• Hori Y
      • et al.
      Parotid tumors: MR imaging with pathological correlation.
      ). WT has the highest microvascular distribution, and hence shows higher enhancement in CT. In CT enhancement scans, PAs show mild progressive delayed enhancement, while WT arterial phase is significantly strengthened, and enhancement in venous phase is decreased, which shows a quick “washout” pattern (
      • Yerli H
      • Aydin E
      • Coskun M
      • et al.
      Dynamic multislice computed tomography findings for parotid gland tumors.
      ). Although it is difficult for radiologists to visually assess these features, radiomics analysis revealed clear evidence to distinguish PAs and WTs.
      However, for MRI, such as diffusion weighted imaging (DWI) and dynamic contrast-enhanced (DCE)-MRI, the tumor appearances could also cause difficulties in diagnosing PAs and WTs. Due to the mixed internal composition of PAs containing different proportions of epithelial cells and mucus-like elements within the same tumor, its histological characteristics are highly heterogeneous (
      • Guo SP
      • Cheuk W
      • Chan JK.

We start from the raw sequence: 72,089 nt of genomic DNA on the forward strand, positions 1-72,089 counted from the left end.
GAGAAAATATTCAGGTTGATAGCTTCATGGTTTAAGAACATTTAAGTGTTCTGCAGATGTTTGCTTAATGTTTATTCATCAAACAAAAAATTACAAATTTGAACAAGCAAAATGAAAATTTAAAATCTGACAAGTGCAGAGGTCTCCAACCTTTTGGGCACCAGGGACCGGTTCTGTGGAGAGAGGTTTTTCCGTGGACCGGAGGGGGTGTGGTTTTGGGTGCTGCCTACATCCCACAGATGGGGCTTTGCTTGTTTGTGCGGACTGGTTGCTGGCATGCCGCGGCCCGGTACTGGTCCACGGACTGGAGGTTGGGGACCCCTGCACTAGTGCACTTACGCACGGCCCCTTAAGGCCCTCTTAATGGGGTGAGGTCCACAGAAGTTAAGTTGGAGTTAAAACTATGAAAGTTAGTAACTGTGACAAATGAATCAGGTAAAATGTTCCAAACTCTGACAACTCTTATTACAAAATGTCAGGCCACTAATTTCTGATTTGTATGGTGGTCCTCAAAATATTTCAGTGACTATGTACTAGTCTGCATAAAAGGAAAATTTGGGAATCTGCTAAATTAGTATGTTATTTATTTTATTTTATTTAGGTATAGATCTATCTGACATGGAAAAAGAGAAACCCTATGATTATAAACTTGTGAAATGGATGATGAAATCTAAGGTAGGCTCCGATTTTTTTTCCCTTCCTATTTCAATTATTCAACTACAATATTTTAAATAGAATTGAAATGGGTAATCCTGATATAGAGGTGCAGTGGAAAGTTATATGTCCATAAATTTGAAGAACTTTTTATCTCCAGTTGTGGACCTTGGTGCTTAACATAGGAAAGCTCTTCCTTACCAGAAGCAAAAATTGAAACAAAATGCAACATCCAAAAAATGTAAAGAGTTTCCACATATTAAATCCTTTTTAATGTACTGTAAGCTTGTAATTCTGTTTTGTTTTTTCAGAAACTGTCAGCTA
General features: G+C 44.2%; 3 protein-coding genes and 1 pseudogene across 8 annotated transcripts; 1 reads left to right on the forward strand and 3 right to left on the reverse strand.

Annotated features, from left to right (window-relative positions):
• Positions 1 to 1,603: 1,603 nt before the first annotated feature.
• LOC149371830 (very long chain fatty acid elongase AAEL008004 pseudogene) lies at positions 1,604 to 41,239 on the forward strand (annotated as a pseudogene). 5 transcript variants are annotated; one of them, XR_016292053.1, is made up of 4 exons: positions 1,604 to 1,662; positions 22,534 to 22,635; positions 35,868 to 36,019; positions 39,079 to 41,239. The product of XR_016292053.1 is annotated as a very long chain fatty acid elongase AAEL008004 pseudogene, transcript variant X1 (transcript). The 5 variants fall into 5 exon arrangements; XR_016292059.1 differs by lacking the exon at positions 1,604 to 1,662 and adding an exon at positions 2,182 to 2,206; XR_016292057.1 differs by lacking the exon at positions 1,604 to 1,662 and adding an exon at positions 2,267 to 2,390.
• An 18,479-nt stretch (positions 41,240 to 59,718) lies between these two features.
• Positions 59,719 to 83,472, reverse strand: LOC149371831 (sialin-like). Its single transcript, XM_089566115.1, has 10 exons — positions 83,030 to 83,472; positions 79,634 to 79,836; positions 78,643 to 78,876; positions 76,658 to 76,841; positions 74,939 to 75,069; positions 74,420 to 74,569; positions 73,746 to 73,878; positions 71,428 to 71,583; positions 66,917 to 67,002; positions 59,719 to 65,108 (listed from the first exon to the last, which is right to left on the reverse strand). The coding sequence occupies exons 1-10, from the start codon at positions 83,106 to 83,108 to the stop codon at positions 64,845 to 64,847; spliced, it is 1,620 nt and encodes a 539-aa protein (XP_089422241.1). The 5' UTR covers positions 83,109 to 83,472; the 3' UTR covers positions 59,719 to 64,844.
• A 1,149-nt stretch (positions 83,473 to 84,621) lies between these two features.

Pleomorphic adenoma with mucinous and squamous differentiation: a mimicker of mucoepidermoid carcinoma.
      ). Therefore, similar techniques might be extendible to MRI. Texture feature analysis of T1 and T2-weighted images was used to distinguish parotid tumor PAs from WTs (
      • Liu Y
      • Zheng J
      • Lu X
      • et al.
      Radiomics-based comparison of MRI and CT for differentiating pleomorphic adenomas and Warthin tumors of the parotid gland: a retrospective study.
      ). But previous studies have shown that there is no significant difference in CT and MRI when distinguishing PAs and WTs (
      • Wong AJ
      • Kanwar A
      • Mohamed AS
      • et al.
      Radiomics in head and neck cancer: from exploration to application.
      ).
      In previous studies, radiomics-based analyses of head and neck tumors have been reported to analyze CT and MR images, studying parotid morphology and secretion functions caused by radiation induction of head and neck cancer (
      • Scheckenbach K
      • Colter L
      • Wagenmann M.